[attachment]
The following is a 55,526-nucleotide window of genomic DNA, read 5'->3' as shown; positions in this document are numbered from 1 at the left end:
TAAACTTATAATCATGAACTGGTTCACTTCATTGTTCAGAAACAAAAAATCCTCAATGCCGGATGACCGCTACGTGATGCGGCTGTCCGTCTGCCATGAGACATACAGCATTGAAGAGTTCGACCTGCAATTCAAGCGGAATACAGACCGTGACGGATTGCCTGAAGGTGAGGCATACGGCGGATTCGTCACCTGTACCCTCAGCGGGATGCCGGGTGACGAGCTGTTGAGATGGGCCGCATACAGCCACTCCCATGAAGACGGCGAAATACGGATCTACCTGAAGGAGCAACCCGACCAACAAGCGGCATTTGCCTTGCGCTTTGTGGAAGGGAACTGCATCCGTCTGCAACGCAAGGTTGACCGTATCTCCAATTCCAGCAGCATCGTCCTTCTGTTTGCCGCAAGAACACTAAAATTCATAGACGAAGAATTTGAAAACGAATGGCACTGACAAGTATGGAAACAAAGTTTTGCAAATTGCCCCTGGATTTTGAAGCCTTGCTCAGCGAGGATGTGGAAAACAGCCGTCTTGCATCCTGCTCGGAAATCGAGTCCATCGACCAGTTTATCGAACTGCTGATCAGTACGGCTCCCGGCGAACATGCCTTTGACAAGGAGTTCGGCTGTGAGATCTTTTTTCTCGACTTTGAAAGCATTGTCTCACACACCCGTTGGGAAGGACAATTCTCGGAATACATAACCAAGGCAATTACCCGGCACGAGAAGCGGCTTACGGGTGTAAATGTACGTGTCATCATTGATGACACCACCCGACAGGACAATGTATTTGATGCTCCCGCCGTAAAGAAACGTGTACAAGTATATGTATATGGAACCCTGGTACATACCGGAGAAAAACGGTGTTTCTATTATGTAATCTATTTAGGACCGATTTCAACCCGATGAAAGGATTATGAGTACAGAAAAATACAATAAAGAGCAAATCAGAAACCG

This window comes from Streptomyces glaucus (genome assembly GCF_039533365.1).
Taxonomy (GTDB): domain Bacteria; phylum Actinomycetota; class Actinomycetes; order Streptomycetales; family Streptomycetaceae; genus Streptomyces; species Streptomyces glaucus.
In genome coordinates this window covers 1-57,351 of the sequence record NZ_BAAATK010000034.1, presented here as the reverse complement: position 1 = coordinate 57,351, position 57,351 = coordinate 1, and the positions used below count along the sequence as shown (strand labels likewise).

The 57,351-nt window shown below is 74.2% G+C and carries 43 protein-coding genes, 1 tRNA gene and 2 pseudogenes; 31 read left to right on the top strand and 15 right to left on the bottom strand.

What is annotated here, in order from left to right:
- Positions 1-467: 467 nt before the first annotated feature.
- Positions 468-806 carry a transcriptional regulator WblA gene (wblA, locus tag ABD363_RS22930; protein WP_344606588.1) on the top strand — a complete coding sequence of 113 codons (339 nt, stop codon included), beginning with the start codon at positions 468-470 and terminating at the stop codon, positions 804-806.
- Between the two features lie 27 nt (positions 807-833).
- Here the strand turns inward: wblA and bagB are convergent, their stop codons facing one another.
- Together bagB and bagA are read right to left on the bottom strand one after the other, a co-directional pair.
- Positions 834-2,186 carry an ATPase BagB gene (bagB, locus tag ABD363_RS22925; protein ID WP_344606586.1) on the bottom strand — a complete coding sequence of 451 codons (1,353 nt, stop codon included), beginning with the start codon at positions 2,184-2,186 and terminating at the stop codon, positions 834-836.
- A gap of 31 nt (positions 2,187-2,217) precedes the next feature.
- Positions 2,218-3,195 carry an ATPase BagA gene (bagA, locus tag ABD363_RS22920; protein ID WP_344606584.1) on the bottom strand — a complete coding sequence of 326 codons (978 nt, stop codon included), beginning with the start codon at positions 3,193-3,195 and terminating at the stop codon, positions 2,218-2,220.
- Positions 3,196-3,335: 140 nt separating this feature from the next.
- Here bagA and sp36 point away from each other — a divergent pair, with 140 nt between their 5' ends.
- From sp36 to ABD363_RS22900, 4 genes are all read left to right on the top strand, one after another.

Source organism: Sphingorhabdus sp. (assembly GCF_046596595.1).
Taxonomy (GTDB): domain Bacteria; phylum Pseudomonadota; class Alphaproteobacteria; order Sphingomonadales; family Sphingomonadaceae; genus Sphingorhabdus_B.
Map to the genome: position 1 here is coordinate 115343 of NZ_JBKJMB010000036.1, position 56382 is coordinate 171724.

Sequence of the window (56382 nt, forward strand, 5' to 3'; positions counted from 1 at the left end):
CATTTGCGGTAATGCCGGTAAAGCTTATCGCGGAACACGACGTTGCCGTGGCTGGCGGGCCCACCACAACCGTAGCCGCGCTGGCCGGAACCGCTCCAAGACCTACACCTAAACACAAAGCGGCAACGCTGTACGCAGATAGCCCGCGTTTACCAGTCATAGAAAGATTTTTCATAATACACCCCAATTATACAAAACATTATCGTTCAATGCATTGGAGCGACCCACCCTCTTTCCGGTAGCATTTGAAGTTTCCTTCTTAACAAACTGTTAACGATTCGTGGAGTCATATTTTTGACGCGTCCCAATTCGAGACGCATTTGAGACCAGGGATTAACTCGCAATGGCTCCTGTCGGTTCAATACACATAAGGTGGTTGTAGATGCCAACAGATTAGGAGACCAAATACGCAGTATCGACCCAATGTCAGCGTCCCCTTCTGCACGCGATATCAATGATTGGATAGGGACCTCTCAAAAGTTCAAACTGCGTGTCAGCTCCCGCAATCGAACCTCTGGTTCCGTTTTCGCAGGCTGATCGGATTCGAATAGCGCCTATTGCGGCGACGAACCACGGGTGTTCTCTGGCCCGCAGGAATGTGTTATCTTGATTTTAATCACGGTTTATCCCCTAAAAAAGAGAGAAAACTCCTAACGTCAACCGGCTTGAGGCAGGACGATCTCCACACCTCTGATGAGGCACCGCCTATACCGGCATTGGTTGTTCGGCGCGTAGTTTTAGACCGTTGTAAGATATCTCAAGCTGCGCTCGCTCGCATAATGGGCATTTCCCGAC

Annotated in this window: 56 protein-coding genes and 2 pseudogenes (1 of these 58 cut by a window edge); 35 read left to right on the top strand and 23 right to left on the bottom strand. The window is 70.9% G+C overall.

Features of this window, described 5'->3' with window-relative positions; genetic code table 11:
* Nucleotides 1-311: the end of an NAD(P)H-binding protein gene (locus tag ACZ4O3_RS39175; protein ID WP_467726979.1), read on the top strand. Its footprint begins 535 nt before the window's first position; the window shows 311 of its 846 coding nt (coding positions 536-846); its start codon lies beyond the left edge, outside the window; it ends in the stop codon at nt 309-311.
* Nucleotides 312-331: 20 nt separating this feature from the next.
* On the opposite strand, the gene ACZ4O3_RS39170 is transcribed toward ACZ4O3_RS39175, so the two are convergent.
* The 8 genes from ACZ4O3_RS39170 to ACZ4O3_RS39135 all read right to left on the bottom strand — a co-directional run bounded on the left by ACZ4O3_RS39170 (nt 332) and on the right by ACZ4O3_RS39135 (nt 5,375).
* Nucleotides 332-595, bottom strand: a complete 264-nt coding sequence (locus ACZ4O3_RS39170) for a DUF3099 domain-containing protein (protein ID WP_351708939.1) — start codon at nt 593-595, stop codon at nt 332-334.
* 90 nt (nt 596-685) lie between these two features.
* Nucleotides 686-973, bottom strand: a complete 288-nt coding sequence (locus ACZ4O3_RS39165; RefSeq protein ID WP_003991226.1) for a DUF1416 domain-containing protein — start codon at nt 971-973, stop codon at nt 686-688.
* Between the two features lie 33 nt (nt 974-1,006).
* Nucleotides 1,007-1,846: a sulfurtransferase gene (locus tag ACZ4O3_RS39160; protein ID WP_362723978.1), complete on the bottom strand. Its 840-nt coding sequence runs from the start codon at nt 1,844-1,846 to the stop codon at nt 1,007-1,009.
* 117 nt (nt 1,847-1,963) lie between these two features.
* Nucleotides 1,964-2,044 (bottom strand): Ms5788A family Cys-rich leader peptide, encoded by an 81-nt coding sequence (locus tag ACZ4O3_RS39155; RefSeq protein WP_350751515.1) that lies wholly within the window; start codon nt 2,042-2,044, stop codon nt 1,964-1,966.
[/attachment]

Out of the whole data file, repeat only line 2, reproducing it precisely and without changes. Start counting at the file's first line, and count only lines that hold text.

TAAACTTATAATCATGAACTGGTTCACTTCATTGTTCAGAAACAAAAAATCCTCAATGCCGGATGACCGCTACGTGATGCGGCTGTCCGTCTGCCATGAGACATACAGCATTGAAGAGTTCGACCTGCAATTCAAGCGGAATACAGACCGTGACGGATTGCCTGAAGGTGAGGCATACGGCGGATTCGTCACCTGTACCCTCAGCGGGATGCCGGGTGACGAGCTGTTGAGATGGGCCGCATACAGCCACTCCCATGAAGACGGCGAAATACGGATCTACCTGAAGGAGCAACCCGACCAACAAGCGGCATTTGCCTTGCGCTTTGTGGAAGGGAACTGCATCCGTCTGCAACGCAAGGTTGACCGTATCTCCAATTCCAGCAGCATCGTCCTTCTGTTTGCCGCAAGAACACTAAAATTCATAGACGAAGAATTTGAAAACGAATGGCACTGACAAGTATGGAAACAAAGTTTTGCAAATTGCCCCTGGATTTTGAAGCCTTGCTCAGCGAGGATGTGGAAAACAGCCGTCTTGCATCCTGCTCGGAAATCGAGTCCATCGACCAGTTTATCGAACTGCTGATCAGTACGGCTCCCGGCGAACATGCCTTTGACAAGGAGTTCGGCTGTGAGATCTTTTTTCTCGACTTTGAAAGCATTGTCTCACACACCCGTTGGGAAGGACAATTCTCGGAATACATAACCAAGGCAATTACCCGGCACGAGAAGCGGCTTACGGGTGTAAATGTACGTGTCATCATTGATGACACCACCCGACAGGACAATGTATTTGATGCTCCCGCCGTAAAGAAACGTGTACAAGTATATGTATATGGAACCCTGGTACATACCGGAGAAAAACGGTGTTTCTATTATGTAATCTATTTAGGACCGATTTCAACCCGATGAAAGGATTATGAGTACAGAAAAATACAATAAAGAGCAAATCAGAAACCG